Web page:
Sunlight on icy
ways, every way closed to
passage. Stay at home,

they warn, if you can.
Read hard books in a sunny
nook, and in the glare

contemplate evil,
radical, uncreated,
but real just the same.

If you trust yourself
to go out you will fall, most
likely, not to rise.

Don’t blame creation.
From a distance, the world of
ice is, well, sublime.


Say in extremis.
We are guilty as charged. Earth
witnesses her rape.

Will-to-power has
imagined its mortal limits.
Poets suck on loss.

We wait for the snow
that will shut this town down. To-
day, just a hard rain.

Beauty plays her hand.
In the half-light rain sparkles,
changing the subject.


I suck on Hill’s line
‘Ageing is weirder than dy-
ing.’ Some ripe sentence!

A god’s distinction!
‘Weirder’ means other if you
know what I mean. Life

itself drips from the
sliced peach, the gold-red inner
surfaces. Beauty

maybe, life for sure.
And yet a fierce love of life
oozes from the pit.


You feel the coming
snow as a change in how the
air touches your face.

Ironic caress.
The light holds its breath; a pause;
an intermission.

But we can’t walk out
before the show is over.
We are the chorus.

We are part of this,
relieved to be released to
our limited roll.


Today’s lectio:
‘Old age yields to slackness in
the tuning of the

surface of things.’ Slack
the beauty of Les Murray’s
hospitable line:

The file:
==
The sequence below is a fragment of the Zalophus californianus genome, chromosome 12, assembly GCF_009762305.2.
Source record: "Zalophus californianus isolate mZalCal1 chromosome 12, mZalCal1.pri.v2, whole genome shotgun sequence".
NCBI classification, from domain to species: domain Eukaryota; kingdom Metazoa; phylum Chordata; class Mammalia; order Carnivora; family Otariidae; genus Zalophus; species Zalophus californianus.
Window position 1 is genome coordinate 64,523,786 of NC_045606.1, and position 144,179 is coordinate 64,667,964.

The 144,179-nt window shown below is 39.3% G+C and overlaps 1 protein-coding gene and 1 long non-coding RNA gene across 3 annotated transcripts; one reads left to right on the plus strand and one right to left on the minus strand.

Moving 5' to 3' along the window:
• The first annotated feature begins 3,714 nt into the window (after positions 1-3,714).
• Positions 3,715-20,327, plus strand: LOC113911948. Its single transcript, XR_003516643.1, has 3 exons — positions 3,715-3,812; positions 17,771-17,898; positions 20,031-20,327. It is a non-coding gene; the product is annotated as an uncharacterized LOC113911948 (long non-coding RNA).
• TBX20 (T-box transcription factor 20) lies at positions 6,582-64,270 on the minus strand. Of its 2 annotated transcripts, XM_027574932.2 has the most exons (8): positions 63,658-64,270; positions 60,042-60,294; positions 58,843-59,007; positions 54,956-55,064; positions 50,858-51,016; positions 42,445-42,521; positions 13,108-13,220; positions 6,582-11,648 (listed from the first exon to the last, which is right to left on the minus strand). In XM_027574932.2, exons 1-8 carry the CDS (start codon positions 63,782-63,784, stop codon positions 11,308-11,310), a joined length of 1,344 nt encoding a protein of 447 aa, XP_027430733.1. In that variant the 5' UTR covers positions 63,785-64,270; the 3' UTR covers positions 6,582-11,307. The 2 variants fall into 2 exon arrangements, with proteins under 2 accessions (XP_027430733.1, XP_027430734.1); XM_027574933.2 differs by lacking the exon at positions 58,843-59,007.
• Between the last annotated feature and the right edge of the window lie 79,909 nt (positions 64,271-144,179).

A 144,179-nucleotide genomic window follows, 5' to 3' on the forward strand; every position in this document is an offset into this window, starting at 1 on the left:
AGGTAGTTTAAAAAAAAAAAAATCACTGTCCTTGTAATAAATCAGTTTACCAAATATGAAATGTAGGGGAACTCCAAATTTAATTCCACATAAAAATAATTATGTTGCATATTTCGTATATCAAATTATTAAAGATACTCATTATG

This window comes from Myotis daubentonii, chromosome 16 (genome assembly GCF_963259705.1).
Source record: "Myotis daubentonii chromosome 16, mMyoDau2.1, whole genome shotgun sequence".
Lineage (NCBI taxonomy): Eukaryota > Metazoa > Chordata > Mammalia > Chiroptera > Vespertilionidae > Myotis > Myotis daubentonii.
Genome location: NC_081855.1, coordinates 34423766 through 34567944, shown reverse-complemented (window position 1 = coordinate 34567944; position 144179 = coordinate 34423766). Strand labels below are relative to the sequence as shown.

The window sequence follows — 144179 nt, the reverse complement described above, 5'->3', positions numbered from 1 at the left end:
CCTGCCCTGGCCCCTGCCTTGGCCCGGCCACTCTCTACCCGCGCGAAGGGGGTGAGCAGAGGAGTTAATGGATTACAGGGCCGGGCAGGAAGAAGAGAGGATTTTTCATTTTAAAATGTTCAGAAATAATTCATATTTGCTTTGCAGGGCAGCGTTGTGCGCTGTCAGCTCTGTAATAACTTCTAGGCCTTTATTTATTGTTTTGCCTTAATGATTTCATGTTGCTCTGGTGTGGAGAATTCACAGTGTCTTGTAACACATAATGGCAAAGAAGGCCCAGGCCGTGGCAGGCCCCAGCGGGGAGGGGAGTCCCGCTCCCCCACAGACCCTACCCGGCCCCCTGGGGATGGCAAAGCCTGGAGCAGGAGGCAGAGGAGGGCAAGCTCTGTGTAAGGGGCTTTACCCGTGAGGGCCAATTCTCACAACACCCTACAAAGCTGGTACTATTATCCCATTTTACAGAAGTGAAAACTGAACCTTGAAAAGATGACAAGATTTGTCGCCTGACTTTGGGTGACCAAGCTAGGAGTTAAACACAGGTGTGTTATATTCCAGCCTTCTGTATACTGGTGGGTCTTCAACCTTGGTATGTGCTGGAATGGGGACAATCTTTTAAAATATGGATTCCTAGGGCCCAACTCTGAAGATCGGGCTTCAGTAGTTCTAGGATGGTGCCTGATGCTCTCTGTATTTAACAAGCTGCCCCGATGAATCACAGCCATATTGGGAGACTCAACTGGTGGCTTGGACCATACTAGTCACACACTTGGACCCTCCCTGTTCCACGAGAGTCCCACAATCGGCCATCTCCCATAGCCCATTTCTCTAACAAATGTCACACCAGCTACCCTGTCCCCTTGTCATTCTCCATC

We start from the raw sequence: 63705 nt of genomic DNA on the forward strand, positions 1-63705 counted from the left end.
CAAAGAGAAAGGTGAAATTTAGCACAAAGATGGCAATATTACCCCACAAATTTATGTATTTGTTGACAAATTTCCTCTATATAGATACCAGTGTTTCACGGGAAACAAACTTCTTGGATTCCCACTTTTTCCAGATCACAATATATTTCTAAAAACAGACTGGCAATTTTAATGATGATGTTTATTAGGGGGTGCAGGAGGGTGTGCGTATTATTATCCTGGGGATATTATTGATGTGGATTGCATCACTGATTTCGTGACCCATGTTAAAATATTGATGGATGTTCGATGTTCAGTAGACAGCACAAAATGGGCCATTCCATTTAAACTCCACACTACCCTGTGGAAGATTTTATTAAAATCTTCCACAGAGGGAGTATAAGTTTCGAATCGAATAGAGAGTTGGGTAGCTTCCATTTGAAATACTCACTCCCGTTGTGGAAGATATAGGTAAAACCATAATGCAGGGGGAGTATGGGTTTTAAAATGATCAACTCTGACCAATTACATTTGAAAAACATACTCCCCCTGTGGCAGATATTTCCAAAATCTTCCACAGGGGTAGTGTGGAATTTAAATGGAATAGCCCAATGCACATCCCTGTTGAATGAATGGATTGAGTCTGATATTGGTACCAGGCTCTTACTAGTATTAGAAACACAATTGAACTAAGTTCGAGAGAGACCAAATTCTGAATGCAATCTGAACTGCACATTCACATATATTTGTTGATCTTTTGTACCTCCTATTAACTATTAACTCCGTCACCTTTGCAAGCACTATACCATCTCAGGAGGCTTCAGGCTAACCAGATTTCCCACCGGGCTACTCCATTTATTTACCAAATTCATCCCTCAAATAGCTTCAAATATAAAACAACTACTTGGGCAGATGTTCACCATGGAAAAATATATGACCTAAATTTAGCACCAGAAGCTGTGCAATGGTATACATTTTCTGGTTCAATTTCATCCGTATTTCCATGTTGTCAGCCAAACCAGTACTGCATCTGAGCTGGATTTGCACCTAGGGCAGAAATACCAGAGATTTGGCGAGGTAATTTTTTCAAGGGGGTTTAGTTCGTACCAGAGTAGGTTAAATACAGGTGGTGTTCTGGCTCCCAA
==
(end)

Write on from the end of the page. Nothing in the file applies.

Yes, I yield to that.
Promiscuity is grace
in an old man’s eyes.

We take it as it
comes. It soon goes. The quick smile
fades, softens, moistens,

embarrassed. Easy
come, easy go—-so dilate
the gifts of pleasure.


I don’t believe it
when a poet as great as
Geoffrey Hill says the

‘heartland is heartless.’
It’s too slick. Valuelessness
projects the abject

self. The Earth suffers.
Love of life original
to our being here.

By ‘love’ I mean love
as other to ‘our loves.’ That
‘Is’ without image.

Is ontology
beyond the poet’s self? Be-
ing sings its heart out.


Cold gray gritty day.
I watch the traffic, pour my-
self a second cup

of coffee. I miss
having a wife to go home
to, brute that I am.

I’ve been disciplined
not to make too much of big
things like life and death.

We live between them.
Surfaces matter. The small
pleasure of counting

syllables matters.
The playful flow of human
sounds engorges time.